Throughout October, negotiations were going on regarding President Joe Biden’s Build Back Better plan, originally a $3.5 trillion package meant to reshape the role of government in public life, and arguably the biggest social safety net expansion since FDR’s New Deal.
The bill included 12 weeks of paid medical leave, free community college, policies aimed at combating climate change, expanding Medicare to include dental, hearing, and vision…. The list goes on.
Unfortunately, it is all but guaranteed that very few of these proposals will make it to the final version of the bill, all because Democrats Senator Joe Manchin of West Virginia and Senator Kyrsten Sinema of Arizona are set, at all costs, to block any sort of monumental progress.
The two Senators have been a frequent thorn in the side of congressional Democrats. Because of the razor-thin margin that Democrats have in Congress (a 50/50 split in the Senate and an advantage of only a couple of seats in the House of
Representatives), these two alone are enough to thwart any policy proposals that 99 percent of their party is in favor of.
Manchin has said that a package of $1.75 trillion is his ceiling, which comes off as an arbitrary, stubborn number that he’s come up with that is out of touch with the cost it would take to cause any sort of meaningful, transformational change on the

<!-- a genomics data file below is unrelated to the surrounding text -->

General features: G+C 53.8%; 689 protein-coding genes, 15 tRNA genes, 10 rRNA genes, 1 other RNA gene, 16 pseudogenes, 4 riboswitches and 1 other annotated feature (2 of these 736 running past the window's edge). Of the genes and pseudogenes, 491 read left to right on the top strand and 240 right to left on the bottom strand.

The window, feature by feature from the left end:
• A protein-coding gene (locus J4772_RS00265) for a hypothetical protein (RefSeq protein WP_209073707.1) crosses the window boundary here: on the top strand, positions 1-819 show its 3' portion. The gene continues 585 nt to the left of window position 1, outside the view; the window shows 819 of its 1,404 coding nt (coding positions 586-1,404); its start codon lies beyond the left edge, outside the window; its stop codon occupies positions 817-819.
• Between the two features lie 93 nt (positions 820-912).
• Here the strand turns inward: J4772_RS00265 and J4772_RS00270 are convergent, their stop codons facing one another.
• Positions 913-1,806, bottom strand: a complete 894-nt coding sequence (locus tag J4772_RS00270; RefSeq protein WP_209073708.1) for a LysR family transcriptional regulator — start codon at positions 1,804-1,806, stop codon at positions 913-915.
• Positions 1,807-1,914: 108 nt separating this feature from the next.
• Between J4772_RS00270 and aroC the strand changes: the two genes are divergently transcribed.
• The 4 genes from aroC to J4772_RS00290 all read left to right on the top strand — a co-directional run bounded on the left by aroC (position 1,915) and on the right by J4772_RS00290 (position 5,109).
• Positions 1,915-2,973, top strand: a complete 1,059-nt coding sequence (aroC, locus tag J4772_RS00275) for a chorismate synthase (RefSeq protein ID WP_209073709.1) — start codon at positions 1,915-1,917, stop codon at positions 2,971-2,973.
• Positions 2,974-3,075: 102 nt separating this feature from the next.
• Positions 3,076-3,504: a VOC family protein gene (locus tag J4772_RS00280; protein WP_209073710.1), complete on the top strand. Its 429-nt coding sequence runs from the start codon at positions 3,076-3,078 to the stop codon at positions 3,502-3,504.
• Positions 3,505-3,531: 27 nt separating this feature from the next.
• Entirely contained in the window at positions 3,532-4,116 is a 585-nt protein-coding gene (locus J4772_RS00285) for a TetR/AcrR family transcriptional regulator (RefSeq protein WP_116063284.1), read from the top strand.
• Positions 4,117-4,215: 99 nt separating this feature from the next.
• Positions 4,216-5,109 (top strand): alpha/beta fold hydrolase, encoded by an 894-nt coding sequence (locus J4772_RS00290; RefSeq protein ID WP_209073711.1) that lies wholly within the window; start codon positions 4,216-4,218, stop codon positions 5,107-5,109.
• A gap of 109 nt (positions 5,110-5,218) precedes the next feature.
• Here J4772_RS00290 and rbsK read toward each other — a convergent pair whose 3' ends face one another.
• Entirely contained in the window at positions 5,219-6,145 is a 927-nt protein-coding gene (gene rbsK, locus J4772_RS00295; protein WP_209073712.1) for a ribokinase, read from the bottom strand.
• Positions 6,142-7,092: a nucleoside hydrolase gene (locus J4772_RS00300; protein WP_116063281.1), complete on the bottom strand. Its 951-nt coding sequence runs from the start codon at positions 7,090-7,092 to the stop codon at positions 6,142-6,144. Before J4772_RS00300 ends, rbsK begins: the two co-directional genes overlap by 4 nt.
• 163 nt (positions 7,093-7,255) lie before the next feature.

Sinema, on the other hand, has refused to increase corporate tax rates on big businesses or taxes on the wealthy, a policy that virtually every other Democrat supports. The additional tax revenue from corporations/the most wealthy Americans is around $700 billion, meaning that Sinema’s opposition is holding hostage a huge source of funding for Biden’s Build Back Better policies. Because of Manchin and Sinema’s arbitrary desire to scale back the price tag on a package that would bring about a lot of necessary change, several aspects of the bill are being left on the cutting room floor.
Free community college is out. The most ambitious and aggressive climate policies are out (it should be noted that Manchin has a financial interest in protecting the coal industry in West Virginia, as it brings in a substantial amount of income for him), and paid medical leave is likely to be reduced from twelve weeks to four weeks.
Some beneficial policies like universal pre-K are likely going to remain in the final reduced bill. Nonetheless, it is beyond frustrating that two Democrats are opposed to what the vast majority of people within their party are stumping for.
Sinema has been notoriously unclear on just what policies she supports; she reportedly avoids the media, making her rather enigmatic when it comes to just what it is that she stands for. Manchin has reportedly threatened to derail the
entire bill if Senate Democrats don’t meet his price tag, and is reportedly considering leaving the Democratic Party to be an Independent.
What’s unfortunate is that it’s very rare for a sitting president to gain congressional seats in a mid-term; it’s only happened once in several decades, that instance being the Republican Party gaining seats in the 2002 midterms when George W. Bush was president. Essentially, if precedent holds true, this razor-thin majority that the Democrats have in Congress is as good as it’s going to get for at least several years. This means Manchin and Sinema’s shutting down progressive policy proposals is preventing the Democratic Party from passing ambitious policy proposals while they have the chance.